Nancy Edmonds Hanson
Two plans to develop the community’s economy took center stage before the Moorhead City Council Tuesday – one that aims to build the whole region’s economy, the other to continue efforts to redevelop downtown Moorhead.
The first, a $5 million four-year campaign dubbed Fueling Our Future, was unveiled by the Chamber of Commerce and Greater Fargo-Moorhead Economic Development Corporation last week. At the time, sponsors announced the cities of Fargo and West Fargo have already pledged $400,000 each, drawing close to the $1 million. The balance is being funded by the private sector, and is already close to its goal, spurred by a half-million dollar contribution from Sanford Health as well as substantial pledges from Gate City and First International banks and others.
On Tuesday, EDC president Joe Raso brought the plan to Moorhead’s leaders. While he did not directly request the city to buy into the plan at any specific level, he did emphasize that a minimum contribution of $400,000 is required to qualify for a seat on the campaign’s governing board.
Fueling Our Future, he said, focuses in three areas he called “pillars”: People, including workforce development; prosperity through economic growth, including improved air transportation; and “place,” an emphasis on what’s needed to convince corporations to locate here and improve outsiders’ perceptions the area’s assets and quality of life.
Mayor Johnathan Judd said the council and city staff will discuss their level of participation in coming weeks. He asked Raso whether Dilworth and Clay and Cass counties have been invited to join the effort; so far, they have not been approached.
Downtown Moorhead hires consultant
Downtown Moorhead Inc. president Derrick LaPoint told the council his group and the Economic Development Authority have signed a contract with consulting group Stantec to move forward with development the Moorhead Downtown Master Plan. The $190,000 contract sketches out a work plan that collects extensive public input into a framework including land use, streetscaping, transportation, parking, “placemaking” and other aspects of the vision, then develops the tools to make it a reality, including a strategy for investment.
“We’re looking for broad community engagement throughout the process to build broad community support,” he noted. “This plan will set the vision for our future downtown and drive investment for both new growth and to sustain the existing business community.” A kick-off meeting is planned later this week.
LaPoint also detailed a property tax exemption requested by and ultimately granted by the council to Eventide Senior Living Services. The four-year, $116,000 tax break is for the four-story addition now under construction on the retirement center’s campus at Eighth Street and 16th Avenue South. When complete, it will house 73 independent and assisted living apartments, along with a restaurant and other facilities. It’s part of a two-phase, $18 million development plan; the first phase is expected to be done by July 2020.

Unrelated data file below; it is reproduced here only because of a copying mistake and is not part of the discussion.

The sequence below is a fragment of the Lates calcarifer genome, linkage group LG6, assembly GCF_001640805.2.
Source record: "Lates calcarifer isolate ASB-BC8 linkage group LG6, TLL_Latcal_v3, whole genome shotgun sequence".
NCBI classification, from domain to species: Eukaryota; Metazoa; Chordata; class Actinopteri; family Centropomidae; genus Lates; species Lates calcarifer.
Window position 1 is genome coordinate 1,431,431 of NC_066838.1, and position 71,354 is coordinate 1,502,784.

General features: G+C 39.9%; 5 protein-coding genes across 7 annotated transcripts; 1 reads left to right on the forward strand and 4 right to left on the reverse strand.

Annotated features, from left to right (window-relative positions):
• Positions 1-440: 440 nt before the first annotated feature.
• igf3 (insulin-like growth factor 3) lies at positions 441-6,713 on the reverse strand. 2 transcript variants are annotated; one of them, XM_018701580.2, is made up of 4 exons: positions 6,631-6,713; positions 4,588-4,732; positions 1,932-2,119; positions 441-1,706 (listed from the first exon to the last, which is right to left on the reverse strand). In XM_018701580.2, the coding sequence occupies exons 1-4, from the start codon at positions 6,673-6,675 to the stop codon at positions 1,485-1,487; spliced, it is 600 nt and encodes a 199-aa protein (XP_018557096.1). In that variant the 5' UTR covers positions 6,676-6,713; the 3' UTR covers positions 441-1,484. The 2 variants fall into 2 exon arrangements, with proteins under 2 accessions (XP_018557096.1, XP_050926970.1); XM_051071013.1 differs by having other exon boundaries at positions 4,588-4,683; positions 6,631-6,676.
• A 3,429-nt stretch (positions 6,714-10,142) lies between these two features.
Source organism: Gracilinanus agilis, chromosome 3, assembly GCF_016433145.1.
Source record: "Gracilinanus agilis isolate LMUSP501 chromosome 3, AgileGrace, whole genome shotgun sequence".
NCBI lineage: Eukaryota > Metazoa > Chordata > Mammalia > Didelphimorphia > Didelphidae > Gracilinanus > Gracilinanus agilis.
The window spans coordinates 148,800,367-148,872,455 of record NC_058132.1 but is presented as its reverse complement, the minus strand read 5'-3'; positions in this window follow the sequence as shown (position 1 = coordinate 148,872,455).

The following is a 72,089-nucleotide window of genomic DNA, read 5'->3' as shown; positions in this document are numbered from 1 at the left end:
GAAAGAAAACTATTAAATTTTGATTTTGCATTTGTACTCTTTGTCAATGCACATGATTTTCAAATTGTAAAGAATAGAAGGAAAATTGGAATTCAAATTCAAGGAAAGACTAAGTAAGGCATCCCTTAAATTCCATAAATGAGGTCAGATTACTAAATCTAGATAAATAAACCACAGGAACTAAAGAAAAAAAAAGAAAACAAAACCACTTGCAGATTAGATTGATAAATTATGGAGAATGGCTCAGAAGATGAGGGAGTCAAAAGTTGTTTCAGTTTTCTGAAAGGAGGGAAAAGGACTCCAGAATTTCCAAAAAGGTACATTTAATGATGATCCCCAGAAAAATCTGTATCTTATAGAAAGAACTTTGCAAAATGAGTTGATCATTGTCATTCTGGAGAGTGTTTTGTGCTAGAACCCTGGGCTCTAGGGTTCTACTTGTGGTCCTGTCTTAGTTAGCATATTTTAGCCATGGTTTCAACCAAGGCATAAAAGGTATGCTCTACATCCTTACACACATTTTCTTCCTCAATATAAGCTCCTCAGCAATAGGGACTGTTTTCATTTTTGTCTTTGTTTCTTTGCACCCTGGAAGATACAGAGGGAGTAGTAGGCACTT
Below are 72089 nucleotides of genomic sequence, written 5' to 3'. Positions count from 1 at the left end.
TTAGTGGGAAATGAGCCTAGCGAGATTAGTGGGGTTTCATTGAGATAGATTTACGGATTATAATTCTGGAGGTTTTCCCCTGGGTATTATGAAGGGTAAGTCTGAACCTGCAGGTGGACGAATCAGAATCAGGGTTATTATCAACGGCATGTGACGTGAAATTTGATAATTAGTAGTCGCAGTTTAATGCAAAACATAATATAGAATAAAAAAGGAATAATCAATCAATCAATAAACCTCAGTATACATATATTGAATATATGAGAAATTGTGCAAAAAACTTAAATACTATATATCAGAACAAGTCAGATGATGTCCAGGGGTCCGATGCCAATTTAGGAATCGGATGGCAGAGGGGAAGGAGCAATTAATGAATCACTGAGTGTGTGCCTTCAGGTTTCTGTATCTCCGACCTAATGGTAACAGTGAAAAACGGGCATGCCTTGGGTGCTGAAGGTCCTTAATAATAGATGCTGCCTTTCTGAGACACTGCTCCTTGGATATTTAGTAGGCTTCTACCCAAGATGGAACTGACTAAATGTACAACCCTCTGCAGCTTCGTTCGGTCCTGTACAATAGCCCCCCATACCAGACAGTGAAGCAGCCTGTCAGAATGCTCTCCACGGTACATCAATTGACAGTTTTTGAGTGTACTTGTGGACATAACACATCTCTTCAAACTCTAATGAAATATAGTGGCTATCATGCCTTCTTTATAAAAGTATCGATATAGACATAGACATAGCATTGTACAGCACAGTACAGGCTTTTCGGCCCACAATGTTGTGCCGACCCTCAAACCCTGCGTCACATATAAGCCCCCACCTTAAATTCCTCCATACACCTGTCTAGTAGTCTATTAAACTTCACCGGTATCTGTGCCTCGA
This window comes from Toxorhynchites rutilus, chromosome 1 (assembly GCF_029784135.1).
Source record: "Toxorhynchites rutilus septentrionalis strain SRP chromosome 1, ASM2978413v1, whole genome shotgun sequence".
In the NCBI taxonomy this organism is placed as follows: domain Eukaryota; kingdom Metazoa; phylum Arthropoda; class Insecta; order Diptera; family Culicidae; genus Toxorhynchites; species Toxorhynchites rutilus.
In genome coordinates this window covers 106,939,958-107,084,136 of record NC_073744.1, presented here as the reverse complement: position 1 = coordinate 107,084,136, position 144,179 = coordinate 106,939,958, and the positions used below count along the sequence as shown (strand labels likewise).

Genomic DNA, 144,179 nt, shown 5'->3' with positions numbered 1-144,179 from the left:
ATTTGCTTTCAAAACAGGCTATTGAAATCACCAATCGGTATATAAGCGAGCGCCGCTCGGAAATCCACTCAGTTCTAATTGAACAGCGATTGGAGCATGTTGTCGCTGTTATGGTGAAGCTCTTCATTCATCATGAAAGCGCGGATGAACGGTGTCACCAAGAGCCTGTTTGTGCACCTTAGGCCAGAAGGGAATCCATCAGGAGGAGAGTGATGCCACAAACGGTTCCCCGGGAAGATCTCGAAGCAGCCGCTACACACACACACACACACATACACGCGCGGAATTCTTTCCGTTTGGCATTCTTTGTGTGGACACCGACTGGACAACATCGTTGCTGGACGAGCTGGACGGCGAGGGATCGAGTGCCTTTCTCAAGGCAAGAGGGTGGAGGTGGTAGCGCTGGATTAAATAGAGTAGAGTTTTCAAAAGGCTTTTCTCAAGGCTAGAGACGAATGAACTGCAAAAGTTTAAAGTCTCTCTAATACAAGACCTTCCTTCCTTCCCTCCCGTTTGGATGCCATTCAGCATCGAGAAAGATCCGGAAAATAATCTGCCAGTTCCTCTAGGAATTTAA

Eventide CEO Jon Riewer said the expansion is part of the corporation’s “age in place” model. “Residents can start out very independent. Then service packages can be built for them as they’re needed,” he said. “They won’t have to make a move every time their needs change.” He said that, while the project includes additional jobs for caregivers, location on the main campus allows the corporation to “leverage the existing management.” He added, “We have absolutely the best location in town. We’re thankful this all has worked out.”
Council member Shelly Carlson noted Eventide’s investment in the future and in Moorhead. “With 10,000 people turning 65 every day, I applaud your foresight in building now, rather than waiting until the need for housing becomes more acute.”
The council also approved the Moorhead Economic Development Authority’s issuance of $3 million in facilities revenue bonds for Eventide’s corporate offices in Block E.
Wishing on a Book
The Parks and Recreation Department had development on its mind, too, at Tuesday’s meeting. Parks director Holly Heitkamp sought – and received – the council’s endorsement of a “wish book” to attract philanthropists to support a list of much-desired projects. The possibilities will be highlighted in what she called a “wish book,” a publication being developed by city staff to help promote the city’s new Moorhead Community Funds, being managed through an agreement with the F-M Area Foundation.
Among the enticements are six ideas she said came out of budget and planning deliberations: development of trails and amenities along the river corridor; a community center and aquatics center; an inclusive playground for children of all abilities; a dog park on the south side; improvements at Matson Field and a Little League complex at Centennial Field; and lighting for soccer fields at Southside Regional Park. Also part of the enticements are arts and culture projects, a youth scholarship fund, the City Center Plaza on Center Avenue, a second K-9 police dog, a pedestrian bridge across the Red River at Bluestem, historical markers in Viking Ship Park, and a city Christmas tree.
“We need to move forward. Moorhead is ready for this,” she stated. The council agreed, approving the choice of projects and publication of the wish book.
Council member Steve Gehrtz concurred: “These are great opportunities for people who want to make a lasting impact on their community through their philanthropy.”
Development proposals dominate council agenda
Nancy Edmonds Hanson